Monday, 25 October 2010

Gutta resist and Jennifer Wurrdaj lino print

Silk scarf "guttad"  with Elebetex Gutta and ready to dye
My friend and mentor Ankie lives close by - about 25 kms / 16 miles away - and never as often as we'd like, we get to spend a day together - dyeing, playing with dyes and silk, and more dyeing. I've just finished drawing a gutta resist on silk scarf - drawing with the gutta that is on a full sized scarf is quite a challenge, time-wise but worth the effort. Ankie lent me one of her frames and we stretched the silk scarf over it before filling one of the drawing tubes with the resist and off I went. I've drawn a design based on an apostrophe - and an apostrophe reversed inside itself - and waited for it to dry - a few hours on a warm, dry day - or  a bit longer in humid weather. The resist dries clear and on our next get-together I'll use different procion dyes (just love the Moroccan red) to "colour it in". Looking forward to that - sometime before Christmas this year.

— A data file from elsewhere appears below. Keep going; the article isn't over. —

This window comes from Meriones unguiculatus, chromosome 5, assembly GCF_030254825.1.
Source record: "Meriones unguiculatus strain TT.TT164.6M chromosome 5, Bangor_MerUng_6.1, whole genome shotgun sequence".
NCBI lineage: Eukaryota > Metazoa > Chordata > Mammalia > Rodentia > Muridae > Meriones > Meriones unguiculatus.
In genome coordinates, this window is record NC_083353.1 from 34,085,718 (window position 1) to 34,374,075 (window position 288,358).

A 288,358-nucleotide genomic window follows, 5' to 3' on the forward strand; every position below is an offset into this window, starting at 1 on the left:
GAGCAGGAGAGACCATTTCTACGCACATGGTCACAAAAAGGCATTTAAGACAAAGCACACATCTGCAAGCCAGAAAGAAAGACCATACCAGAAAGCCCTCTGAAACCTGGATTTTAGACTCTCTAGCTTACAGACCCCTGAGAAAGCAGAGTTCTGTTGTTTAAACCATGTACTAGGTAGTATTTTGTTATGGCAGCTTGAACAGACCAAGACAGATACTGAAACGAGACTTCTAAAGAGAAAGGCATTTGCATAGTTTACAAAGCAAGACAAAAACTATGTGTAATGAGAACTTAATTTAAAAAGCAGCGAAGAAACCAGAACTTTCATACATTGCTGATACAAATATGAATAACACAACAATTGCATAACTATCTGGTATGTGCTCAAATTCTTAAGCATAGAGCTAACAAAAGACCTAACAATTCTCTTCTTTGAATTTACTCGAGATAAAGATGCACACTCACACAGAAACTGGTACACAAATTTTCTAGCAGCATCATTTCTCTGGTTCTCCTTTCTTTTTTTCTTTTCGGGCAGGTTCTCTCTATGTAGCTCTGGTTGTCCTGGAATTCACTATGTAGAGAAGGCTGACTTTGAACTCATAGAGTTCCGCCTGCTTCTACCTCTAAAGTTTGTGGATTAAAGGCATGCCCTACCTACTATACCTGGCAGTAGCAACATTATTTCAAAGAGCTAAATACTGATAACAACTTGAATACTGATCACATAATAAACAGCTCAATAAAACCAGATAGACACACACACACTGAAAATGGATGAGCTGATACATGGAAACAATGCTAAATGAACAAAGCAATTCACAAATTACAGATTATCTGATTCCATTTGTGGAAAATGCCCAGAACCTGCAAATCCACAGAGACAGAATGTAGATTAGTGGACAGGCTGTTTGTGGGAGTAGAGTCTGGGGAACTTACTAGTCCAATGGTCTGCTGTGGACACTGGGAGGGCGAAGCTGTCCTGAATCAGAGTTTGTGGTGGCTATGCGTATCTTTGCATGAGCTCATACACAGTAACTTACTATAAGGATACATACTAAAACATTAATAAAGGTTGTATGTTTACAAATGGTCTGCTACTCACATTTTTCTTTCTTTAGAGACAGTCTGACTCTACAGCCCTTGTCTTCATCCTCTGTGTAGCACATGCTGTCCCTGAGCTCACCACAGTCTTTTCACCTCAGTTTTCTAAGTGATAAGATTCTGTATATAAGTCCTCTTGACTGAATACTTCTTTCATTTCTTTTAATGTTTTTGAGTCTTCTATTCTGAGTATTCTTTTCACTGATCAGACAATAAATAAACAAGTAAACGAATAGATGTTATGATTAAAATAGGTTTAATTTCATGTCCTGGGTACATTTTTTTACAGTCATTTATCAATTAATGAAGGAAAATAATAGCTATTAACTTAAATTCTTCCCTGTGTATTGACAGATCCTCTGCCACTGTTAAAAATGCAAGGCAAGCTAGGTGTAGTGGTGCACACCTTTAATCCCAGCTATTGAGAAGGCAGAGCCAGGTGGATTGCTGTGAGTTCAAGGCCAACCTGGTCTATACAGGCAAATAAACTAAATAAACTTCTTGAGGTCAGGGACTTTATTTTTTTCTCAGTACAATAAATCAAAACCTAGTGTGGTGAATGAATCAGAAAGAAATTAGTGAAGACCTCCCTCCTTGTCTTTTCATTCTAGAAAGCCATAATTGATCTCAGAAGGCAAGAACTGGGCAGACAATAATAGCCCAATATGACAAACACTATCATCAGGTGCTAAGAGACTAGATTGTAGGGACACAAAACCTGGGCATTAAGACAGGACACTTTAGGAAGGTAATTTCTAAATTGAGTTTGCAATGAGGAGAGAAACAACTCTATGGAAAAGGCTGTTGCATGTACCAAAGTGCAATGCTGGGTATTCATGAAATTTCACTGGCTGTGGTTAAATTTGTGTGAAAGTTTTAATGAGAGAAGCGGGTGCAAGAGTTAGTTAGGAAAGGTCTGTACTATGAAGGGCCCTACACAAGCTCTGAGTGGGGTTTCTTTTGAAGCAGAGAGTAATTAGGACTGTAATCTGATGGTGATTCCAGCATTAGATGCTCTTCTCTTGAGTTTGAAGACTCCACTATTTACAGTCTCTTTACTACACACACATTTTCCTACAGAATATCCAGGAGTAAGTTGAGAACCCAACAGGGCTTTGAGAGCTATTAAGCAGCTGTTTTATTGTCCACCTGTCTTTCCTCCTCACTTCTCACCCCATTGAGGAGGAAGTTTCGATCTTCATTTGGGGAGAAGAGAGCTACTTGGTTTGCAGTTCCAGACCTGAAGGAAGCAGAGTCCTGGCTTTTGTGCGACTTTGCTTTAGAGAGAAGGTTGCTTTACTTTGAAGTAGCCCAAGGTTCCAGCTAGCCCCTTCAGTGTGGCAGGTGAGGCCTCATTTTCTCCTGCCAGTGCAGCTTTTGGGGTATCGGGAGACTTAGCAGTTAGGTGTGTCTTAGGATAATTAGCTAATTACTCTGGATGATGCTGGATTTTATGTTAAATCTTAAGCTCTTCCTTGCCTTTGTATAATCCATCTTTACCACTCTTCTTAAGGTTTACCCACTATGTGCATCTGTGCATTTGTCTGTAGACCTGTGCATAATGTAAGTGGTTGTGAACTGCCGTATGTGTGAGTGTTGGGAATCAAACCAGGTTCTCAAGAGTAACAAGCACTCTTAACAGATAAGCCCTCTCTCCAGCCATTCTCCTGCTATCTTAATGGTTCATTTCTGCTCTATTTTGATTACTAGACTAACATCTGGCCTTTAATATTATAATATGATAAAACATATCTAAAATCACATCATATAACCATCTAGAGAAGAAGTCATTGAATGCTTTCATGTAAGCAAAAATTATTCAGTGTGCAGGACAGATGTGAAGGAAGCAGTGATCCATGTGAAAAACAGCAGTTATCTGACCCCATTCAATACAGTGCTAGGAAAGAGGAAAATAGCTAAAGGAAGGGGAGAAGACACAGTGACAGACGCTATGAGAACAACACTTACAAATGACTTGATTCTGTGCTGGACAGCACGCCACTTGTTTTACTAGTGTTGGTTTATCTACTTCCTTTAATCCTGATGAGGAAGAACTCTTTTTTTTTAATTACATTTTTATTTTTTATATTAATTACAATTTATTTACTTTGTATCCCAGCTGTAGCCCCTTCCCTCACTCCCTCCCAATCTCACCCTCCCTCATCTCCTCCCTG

Also before Christmas (and this year too) is a quilt with special significance for me on a number of levels. Maxine gave me a piece of fabric created by Jennifer Wurrdaj, from the Maningrida area of central Arnhem Land.  Jennifer used a lino tile to print  the design elements and this piece uses up to three colours. When I received the piece of fabric, Jennifer had been to the Melbourne Quilt Show demonstrating how she used the lino block designs. Maxine managed to purchase one of her works. Thanks Maxine xxx
I kept the panel untouched for a long time - waiting for the right way to use it that honours Jennifer's work and culture. I hope to have found a respectful solution.
I chose quite a number of fabrics that, for me, represented the dynamic colours of the Aboriginal and Torres Strait Islander communities where I have been privileged to work. The narrow border of black acknowledges the different worlds of textile artist and quilter.  I hope the pieced border of hundreds of 1" squares reflects our similarities and sameness. I am in love with the panel. Quilting has been by both hand and machine. The individual trees  and turtle elements have been hand quilted, as well as half of the outer border. I'll finish the quilting by machine - another way to combine difference and sameness. That's the plan ...

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